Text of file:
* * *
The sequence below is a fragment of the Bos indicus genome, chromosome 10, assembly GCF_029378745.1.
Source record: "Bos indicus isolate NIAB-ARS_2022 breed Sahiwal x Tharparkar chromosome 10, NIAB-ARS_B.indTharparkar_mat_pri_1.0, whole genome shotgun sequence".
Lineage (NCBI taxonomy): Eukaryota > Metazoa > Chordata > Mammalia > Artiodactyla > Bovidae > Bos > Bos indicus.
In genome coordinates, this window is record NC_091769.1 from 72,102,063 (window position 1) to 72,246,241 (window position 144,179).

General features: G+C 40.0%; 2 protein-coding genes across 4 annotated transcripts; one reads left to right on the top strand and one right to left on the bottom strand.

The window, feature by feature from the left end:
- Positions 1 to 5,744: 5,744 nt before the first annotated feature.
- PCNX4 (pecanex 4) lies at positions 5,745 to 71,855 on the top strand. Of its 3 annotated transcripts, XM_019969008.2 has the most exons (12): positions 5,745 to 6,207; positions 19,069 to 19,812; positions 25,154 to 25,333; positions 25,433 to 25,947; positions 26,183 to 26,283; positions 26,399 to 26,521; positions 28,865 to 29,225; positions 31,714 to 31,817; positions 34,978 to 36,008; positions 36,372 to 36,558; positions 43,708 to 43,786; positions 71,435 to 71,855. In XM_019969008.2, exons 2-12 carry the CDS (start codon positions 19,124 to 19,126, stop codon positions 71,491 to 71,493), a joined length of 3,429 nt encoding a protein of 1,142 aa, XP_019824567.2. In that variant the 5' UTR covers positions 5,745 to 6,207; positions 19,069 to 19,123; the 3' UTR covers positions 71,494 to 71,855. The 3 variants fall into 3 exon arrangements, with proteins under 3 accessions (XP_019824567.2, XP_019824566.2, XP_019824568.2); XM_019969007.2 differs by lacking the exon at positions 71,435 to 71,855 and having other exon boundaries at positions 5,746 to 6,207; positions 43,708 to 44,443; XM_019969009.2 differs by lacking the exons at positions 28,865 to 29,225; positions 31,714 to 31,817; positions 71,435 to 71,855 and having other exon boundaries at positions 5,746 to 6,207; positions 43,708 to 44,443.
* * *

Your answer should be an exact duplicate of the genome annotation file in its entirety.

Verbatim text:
The sequence below is a fragment of the Bos indicus genome, chromosome 10, assembly GCF_029378745.1.
Source record: "Bos indicus isolate NIAB-ARS_2022 breed Sahiwal x Tharparkar chromosome 10, NIAB-ARS_B.indTharparkar_mat_pri_1.0, whole genome shotgun sequence".
Lineage (NCBI taxonomy): Eukaryota > Metazoa > Chordata > Mammalia > Artiodactyla > Bovidae > Bos > Bos indicus.
In genome coordinates, this window is record NC_091769.1 from 72,102,063 (window position 1) to 72,246,241 (window position 144,179).

General features: G+C 40.0%; 2 protein-coding genes across 4 annotated transcripts; one reads left to right on the top strand and one right to left on the bottom strand.

The window, feature by feature from the left end:
- Positions 1 to 5,744: 5,744 nt before the first annotated feature.
- PCNX4 (pecanex 4) lies at positions 5,745 to 71,855 on the top strand. Of its 3 annotated transcripts, XM_019969008.2 has the most exons (12): positions 5,745 to 6,207; positions 19,069 to 19,812; positions 25,154 to 25,333; positions 25,433 to 25,947; positions 26,183 to 26,283; positions 26,399 to 26,521; positions 28,865 to 29,225; positions 31,714 to 31,817; positions 34,978 to 36,008; positions 36,372 to 36,558; positions 43,708 to 43,786; positions 71,435 to 71,855. In XM_019969008.2, exons 2-12 carry the CDS (start codon positions 19,124 to 19,126, stop codon positions 71,491 to 71,493), a joined length of 3,429 nt encoding a protein of 1,142 aa, XP_019824567.2. In that variant the 5' UTR covers positions 5,745 to 6,207; positions 19,069 to 19,123; the 3' UTR covers positions 71,494 to 71,855. The 3 variants fall into 3 exon arrangements, with proteins under 3 accessions (XP_019824567.2, XP_019824566.2, XP_019824568.2); XM_019969007.2 differs by lacking the exon at positions 71,435 to 71,855 and having other exon boundaries at positions 5,746 to 6,207; positions 43,708 to 44,443; XM_019969009.2 differs by lacking the exons at positions 28,865 to 29,225; positions 31,714 to 31,817; positions 71,435 to 71,855 and having other exon boundaries at positions 5,746 to 6,207; positions 43,708 to 44,443.